Cells, protein extracts and Western Blot (WB)

HepG2 human hepatoma cells, and human cervix epithelioid carcinoma cells (HeLa) were maintained in DMEM (Invitrogen) supplemented with 10% fetal bovine serum (FBS). IM-9 cultured human lymphocytes (ATCC) were maintained at subconfluent densities in RPMI 1640 medium supplemented with 10% FBS, 2 mM glutamine, penicillin (100 U/ml), and streptomycin (100 µg/ml) in a humidified 5% CO2 atmosphere at 37°C. L6 muscle rat cells were differentiated in DMEM containing 2% FBS, penicillin (100 U/ml), streptomycin (100 µg/ml), and 2 mM glutamine in a humidified 5% CO2 atmosphere at 37°C. The medium was replaced every 3 days until myotube formation was reached. Total cellular lysates or nuclear extracts were prepared as previously [25] and final protein concentrations in the extracts were determined using the colorimetric assay of Bradford (Bio-Rad). WB analysis was performed on total cellular lysates or nuclear extracts as previously described [26]. The antibodies used for these studies were: anti-HMGA1 [26], anti-Oct-1 and anti-Oct-2 (Santa Cruz Biotech).

Probes and electrophoresis mobility shift assay (EMSA)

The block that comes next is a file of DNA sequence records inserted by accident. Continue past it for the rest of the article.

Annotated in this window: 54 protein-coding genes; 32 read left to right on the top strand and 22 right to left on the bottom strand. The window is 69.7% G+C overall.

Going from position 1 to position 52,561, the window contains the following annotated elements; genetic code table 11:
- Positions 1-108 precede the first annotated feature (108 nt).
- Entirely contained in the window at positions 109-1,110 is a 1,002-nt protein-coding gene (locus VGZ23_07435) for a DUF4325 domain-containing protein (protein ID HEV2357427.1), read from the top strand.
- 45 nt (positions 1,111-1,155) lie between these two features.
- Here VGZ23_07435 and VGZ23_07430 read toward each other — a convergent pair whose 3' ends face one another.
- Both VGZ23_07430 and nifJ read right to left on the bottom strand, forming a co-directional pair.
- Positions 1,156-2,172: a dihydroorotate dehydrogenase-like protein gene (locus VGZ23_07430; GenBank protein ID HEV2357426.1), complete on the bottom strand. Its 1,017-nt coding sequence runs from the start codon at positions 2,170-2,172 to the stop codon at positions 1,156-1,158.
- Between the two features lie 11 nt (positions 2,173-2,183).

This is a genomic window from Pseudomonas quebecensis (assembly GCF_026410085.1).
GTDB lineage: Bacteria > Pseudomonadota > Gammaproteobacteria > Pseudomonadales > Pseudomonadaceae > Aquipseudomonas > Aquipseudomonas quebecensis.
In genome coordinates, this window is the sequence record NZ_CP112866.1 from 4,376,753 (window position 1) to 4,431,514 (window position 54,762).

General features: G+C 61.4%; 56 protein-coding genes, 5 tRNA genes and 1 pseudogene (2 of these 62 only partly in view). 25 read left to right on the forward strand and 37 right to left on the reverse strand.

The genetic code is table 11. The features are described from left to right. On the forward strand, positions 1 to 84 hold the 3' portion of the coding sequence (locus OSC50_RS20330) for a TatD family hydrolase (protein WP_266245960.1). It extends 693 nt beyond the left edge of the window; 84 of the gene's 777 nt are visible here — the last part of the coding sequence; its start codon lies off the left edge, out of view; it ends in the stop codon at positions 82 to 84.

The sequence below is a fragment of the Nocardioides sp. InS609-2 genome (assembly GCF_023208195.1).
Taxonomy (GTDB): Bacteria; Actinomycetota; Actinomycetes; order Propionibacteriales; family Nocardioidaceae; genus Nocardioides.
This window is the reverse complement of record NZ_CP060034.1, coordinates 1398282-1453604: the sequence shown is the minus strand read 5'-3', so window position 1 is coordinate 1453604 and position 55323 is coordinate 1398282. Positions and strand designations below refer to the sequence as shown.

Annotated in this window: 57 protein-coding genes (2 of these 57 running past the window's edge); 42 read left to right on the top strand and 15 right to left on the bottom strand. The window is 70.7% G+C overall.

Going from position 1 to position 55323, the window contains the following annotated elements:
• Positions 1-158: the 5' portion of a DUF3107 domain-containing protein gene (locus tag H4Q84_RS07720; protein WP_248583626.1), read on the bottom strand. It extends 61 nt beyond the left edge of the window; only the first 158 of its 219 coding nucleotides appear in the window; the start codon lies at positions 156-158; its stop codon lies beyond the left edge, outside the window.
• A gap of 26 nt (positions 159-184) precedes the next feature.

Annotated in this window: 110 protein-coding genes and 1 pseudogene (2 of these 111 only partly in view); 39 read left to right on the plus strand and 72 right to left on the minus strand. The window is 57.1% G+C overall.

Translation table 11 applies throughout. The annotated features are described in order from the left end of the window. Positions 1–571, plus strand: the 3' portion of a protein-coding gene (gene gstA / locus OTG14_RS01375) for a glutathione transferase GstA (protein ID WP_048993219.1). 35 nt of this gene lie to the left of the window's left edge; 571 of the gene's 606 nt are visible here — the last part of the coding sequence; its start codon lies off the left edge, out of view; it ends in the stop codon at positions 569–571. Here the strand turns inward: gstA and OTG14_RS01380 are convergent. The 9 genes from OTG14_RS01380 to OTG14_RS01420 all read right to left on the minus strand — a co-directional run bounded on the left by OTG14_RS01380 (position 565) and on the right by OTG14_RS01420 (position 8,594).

To obtain probe DNA for EMSA, the regulatory region of the HMGA1 gene was amplified by PCR reaction, using the following specific oligonucleotide primers for the HMGA1 gene (GenBank AL354740): HMGA1 forward 1 5′-TTGTATCTCACCAATCAGCC-3′ (sense primer) and HMGA1 reverse 1 5′-TCACGAAGGAGCTTCTGGCGG-3′ (antisense primer); HMGA1 forward 2 5′-TGTACCAGGGAGGAAGGATACC-3′ (sense primer) and HMGA1 reverse 2 5′-CTCCCTCACTTCCAGAACTTC-3′ (antisense primer). The obtained fragments (311 and 1242 bp, respectively) were purified using the Qiagen Gel Extraction Kit (QIAGEN), and an aliquot of recovered DNA was sequenced by automatic genetic analyzer and compared to the published sequence (Genbank n. NC_000006.11). Then, both genomic sequences for HMGA1 were digested into eight smaller fragments (P1 to P8, see Figure 1) with EcoRI and DdeI restriction endonucleases (Promega), end-labeled them with (α-32P)dATP (GE Healthcare) using DNA Polymerase I (Promega), and electrophoresed on 8% non-denaturing polyacrylamide gel. Double-stranded probes were excised from the gel, purified according to a standard protocol [27] and used in EMSA, as previously described [25], [26]. Briefly, cell nuclear extract or either Oct-2 enriched nuclear extract (Roche) or pure HMGA1 [26] were incubated with 2 ng of radiolabeled probe, in the presence of poly(dI-dC), which was used as competitor DNA, in a buffer containing 15 mM Hepes pH 7.9, 1 mM EDTA, 5% glycerol, 40 mM KCl and 0.5 mM DTT. After 30 min of incubation at 20°C, the reaction products were separated by electrophoresis through a 6% non-denaturing polyacrylamide gel in 0.5× TBE (1× TBE  = 50 mM Tris, 50 mM boric acid and 1 mM EDTA), and free and bound DNA were detected by autoradiography [25], [26]. Unlabeled 22-mer double stranded oligonucleotides containing consensus binding site for the transcription factors AP-1, AP-2, AP-3, Sp1, Oct-1, Oct-2 (Promega) and N-Myc (Santa Cruz Biotech) were used in competition studies, together with a 27-mer double-stranded oligonucleotide containing the PRDII element of the β-interferon promoter which specifically binds HMGA1 [4], [26], [28].